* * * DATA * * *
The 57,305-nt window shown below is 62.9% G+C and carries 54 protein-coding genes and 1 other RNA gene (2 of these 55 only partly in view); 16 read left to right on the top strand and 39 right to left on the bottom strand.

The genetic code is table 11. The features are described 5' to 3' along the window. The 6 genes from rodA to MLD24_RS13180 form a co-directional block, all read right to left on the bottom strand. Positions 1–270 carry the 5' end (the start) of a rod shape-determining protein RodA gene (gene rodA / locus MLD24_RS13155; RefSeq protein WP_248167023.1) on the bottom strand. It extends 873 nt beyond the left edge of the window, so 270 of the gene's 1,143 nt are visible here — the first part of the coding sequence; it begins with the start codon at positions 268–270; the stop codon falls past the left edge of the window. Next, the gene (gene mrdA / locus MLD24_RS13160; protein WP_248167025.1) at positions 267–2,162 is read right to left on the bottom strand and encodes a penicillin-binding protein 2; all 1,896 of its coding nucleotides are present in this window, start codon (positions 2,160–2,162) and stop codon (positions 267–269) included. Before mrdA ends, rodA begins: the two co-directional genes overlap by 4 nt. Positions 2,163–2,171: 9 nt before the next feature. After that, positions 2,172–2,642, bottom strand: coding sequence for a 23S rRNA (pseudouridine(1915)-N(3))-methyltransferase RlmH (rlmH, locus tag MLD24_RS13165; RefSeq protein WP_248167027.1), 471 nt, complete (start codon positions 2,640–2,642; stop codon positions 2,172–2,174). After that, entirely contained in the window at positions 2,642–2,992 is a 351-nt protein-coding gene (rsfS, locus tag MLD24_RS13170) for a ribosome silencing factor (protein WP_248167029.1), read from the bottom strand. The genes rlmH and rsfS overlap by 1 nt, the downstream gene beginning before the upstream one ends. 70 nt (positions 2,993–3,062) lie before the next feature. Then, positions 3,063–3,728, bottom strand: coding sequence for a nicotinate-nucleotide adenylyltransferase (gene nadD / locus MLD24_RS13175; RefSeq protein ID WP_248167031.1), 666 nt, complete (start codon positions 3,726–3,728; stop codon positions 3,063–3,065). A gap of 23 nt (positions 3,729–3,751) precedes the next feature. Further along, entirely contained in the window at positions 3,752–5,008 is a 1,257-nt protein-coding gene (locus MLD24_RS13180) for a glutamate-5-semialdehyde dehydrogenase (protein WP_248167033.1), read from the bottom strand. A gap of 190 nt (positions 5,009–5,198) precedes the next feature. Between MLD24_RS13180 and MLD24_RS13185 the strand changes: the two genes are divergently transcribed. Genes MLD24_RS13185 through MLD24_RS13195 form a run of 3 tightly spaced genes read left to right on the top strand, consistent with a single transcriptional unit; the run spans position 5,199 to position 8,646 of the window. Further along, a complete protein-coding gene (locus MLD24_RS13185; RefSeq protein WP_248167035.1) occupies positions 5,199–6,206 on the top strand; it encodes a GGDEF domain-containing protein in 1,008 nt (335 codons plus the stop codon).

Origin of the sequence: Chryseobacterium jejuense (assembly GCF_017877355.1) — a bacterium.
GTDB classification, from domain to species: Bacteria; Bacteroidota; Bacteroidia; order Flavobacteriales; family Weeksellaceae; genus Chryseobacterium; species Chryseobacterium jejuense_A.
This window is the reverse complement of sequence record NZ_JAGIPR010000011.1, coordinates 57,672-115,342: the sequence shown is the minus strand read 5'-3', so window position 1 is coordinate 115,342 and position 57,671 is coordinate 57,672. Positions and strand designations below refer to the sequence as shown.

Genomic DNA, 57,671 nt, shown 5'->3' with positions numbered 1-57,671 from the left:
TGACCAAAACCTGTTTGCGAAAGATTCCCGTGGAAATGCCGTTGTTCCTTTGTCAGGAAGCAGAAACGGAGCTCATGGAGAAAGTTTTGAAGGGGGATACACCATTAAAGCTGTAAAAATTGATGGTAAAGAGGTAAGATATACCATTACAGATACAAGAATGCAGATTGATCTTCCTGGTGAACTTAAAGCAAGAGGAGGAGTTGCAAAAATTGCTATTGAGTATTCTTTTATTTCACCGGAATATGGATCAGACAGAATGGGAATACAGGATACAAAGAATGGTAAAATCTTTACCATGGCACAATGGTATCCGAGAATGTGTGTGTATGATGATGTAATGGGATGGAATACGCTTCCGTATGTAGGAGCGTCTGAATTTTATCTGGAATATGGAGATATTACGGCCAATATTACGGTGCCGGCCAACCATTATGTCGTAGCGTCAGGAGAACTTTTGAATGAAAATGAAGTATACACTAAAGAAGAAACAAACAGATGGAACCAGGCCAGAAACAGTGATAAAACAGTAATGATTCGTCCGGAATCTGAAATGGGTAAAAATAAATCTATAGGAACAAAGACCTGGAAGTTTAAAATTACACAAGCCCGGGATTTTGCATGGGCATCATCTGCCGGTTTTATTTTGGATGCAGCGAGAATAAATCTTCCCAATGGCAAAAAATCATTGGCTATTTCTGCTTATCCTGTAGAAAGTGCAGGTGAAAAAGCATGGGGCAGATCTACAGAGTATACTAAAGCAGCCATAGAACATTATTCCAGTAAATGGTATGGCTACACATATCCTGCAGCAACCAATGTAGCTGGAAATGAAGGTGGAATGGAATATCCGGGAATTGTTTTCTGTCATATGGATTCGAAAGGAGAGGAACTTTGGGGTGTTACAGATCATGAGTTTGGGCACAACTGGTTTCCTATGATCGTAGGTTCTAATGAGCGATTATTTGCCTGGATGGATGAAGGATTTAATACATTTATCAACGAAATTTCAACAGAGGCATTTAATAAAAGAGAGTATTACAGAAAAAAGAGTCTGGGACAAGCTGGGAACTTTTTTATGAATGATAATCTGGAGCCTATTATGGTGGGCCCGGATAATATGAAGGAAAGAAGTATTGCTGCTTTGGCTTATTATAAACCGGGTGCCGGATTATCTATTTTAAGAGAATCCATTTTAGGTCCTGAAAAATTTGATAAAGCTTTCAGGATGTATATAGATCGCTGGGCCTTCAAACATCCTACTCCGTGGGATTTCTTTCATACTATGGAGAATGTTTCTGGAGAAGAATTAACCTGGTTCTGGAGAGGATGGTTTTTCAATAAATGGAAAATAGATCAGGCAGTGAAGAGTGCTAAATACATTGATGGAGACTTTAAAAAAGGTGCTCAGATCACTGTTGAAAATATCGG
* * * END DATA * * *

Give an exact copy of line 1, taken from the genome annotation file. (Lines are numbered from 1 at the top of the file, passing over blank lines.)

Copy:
The 57,305-nt window shown below is 62.9% G+C and carries 54 protein-coding genes and 1 other RNA gene (2 of these 55 only partly in view); 16 read left to right on the top strand and 39 right to left on the bottom strand.